Sunday, May 14, 2006

No escape from the Count in Transylvania

The golden rule of writing a travel article about Transylvania seems to be: refer to Dracula in your headline, in your introduction, and at regular intervals within the article. All the better if you can find a real live Count around which to to construct the piece. That's the approach taken in yesterday's Times article "On the trail of Dracula". At the very end of the piece there is an acknowledgement that "the people of Transylvania had never heard of Dracula before 1990, when Bram Stoker’s work was first translated into Romanian".

A while ago I mentioned the Independent's efficient recycling of an article about Dubrovnik; the Times adopts a more subtle approach, recycling items from its competitors. The very same Count Kalnoky featured in both the Telegraph and the Guardian in 2005.

Also in the travel pages recently, the Times includes Dubrovnik and Athens in a piece about summer city breaks, while The Guardian briefly mentions Timisoara. To be exact, it mentions somewhere called "Little Vienna". At least in the online edition, the reader is left to figure out the identity of this city.

A non-Balkan article that caught my eye was the Independent's Complete Guide to Travel Guides. Judging by posts to online travel forums, many guidebook users have unrealistic expectations of how up to date a printed guide is likely to be. The Independent attempts to quantify the typical lag between research and publication, saying that "many guidebook publishers would prefer to update personally their Siberia publication in the middle of winter than answer this question with complete transparency".

Saturday, May 06, 2006

Montenegro plots a tourist future without little old ladies

In an article called The Next Top Destination?, Transitions Online takes a look at the future of tourism in Montenegro. Whether or not Montenegro opts for independence, its economic future will be heavily dependent on how its tourist industry develops. Apparently one in three people is expected to work in tourism by 2010, which seems like a rather frightening dependence on a highly seasonal industry.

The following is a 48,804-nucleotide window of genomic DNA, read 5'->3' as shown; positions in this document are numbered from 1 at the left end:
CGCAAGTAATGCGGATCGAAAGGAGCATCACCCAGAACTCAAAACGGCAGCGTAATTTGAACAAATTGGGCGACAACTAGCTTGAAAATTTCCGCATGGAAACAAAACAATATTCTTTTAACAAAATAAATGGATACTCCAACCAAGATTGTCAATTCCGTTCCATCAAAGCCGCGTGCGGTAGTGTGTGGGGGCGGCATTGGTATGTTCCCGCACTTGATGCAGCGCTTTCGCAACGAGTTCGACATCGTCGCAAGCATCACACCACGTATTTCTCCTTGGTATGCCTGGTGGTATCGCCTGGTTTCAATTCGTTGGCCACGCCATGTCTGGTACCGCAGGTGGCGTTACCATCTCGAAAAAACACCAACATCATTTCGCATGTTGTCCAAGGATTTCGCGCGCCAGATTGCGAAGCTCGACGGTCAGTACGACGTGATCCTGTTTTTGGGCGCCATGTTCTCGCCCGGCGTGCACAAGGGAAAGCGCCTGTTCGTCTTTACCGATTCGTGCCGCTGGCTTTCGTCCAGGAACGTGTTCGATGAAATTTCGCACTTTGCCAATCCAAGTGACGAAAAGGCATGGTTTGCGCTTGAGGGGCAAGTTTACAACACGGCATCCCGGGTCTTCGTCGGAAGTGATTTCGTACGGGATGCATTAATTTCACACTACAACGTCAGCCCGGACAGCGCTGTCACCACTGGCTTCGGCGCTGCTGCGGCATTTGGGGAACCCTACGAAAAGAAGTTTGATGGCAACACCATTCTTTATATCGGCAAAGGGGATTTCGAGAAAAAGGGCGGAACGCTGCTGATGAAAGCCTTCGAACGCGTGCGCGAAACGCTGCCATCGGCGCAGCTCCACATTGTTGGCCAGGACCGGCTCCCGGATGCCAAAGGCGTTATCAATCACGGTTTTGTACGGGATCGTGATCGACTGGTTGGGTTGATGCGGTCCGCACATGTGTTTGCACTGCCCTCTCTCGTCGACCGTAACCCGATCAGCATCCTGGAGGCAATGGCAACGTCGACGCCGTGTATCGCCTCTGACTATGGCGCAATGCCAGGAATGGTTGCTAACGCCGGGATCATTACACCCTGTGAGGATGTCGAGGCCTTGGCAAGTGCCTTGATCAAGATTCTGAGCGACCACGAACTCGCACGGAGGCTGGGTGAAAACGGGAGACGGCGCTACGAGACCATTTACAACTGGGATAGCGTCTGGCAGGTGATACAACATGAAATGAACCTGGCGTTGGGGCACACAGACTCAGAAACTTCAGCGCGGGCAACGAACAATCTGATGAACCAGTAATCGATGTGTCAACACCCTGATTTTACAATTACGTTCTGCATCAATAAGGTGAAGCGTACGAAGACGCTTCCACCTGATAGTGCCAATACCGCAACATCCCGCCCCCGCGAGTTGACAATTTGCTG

Off season in Budva
An international ecotourism organisation is quoted as suggesting that the state "should work on preserving the current state of the environment". Given that "the environment" currently seems to be regarded as a convenient empty place in which to throw all kinds of waste, that sounds like a shockingly unambitious aim.

The same organisation discourages promotion of inland Montenegro as a destination for foreign tourists, saying that the country should "limit itself to offering daytrips into the mountains for foreign tourists staying on the coast during summer". So we can probably expect endless references to the luxury hotel at Sveti Stefan, combined with a continuing lack of practical information about reputedly beautiful places such as Biogradska Gora National Park.

Finally, the article predicts an increase in the number of hotel rooms with a corresponding fall in the availability of private accommodation. I've read similar predictions about Croatia. Are we witnessing the end of that beloved institution of the Adriatic Coast, the "sobe"-renting granny?

At the time of writing the article is in the free section of the Transitions Online site, but it will probably move to the paid section after a while.